A recent survival story, this “caper” features a recorded interview with my long-time friend Lance Leonard.
Lance is a dedicated multihuller with fifty years of experience in sailing fishing and diving charters in the eastern U.S and Caribbean waters, yet he recently lost his boat, and potentially his life, in a different type of multihull catastrophe. This is his story and the lessons learned from it the hard way.
On Fixing Proa Problems
Special holiday podcast featuring a bit of personal news from Jim's travels and some interesting thoughts on proas.
Jim talks about visiting a new small boat gathering event in Cedar Key, Florida during late Fall. He also shares about the restoration of his old boat SCRIMSHAW at a secret boatyard in South Florida ... also known as a place where many old boats go to die. (But there is much planned life left for SRIMSHAW though).
Also, Jim talks extensively about certain challenges with the development of modern proas. Anyone unfamiliar with proas may learn a lot from him in short time he talks about this amazing genre among multihulls.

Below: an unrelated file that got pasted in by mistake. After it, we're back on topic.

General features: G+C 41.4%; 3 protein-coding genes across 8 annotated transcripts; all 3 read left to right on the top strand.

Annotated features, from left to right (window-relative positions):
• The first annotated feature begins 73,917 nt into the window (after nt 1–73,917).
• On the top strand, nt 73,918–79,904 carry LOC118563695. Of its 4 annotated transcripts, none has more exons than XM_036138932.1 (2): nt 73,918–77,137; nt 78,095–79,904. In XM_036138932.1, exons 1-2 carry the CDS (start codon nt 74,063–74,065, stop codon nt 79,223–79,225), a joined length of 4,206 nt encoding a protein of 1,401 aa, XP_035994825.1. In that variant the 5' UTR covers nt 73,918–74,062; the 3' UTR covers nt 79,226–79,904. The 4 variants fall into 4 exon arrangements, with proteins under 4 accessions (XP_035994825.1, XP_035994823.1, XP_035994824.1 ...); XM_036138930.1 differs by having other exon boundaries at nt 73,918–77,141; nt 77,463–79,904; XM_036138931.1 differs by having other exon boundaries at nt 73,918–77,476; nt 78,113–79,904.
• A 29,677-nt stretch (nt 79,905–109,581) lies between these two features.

PARK IT, DAD
This Caper is based on one of my favorite stories from, "Among The Multihulls - Volume 2." It tells of a passage from Bermuda to New England in son Russell’s proa when I was recruited as crew.
It turned out to be an intense father and son adventure ... including descriptions of the proa's handling in storm waves!
I had previously not been interested in proas, but this voyage really turned my head. I have since concluded that the proa is the most conceptually perfect of all sailing machines, and I suspect this configuration will play an important part in the future “green recovery” for humankind.
More on this if requested. HAPPY HOLIDAYS
BEWARE, PROA CONSTRUCTOR
The above title is taken from a sign posted over Dick Newick’s shop in the early 1970s when he was developing his “Atlantic” versions of the “shunting” proa.
This Caper, however, is my fictional reconstruction of Stone Age history, when the Pacific proa was invented by a young Micronesian woman who could think by-longitudinally.
CAT / TRI COMPARISONS PART FOUR: MOTION, ACCOMMODATION AND SAFETY
This Caper offers my understanding of the differences between cats and tris in riding motion, weatherliness and tacking.
Also, there are pivotal contrasts in their accommodation plans and underwing pounding. Finally, I attempt to draw comparisons in their respective chances for survival from collision, shipwreck and capsize.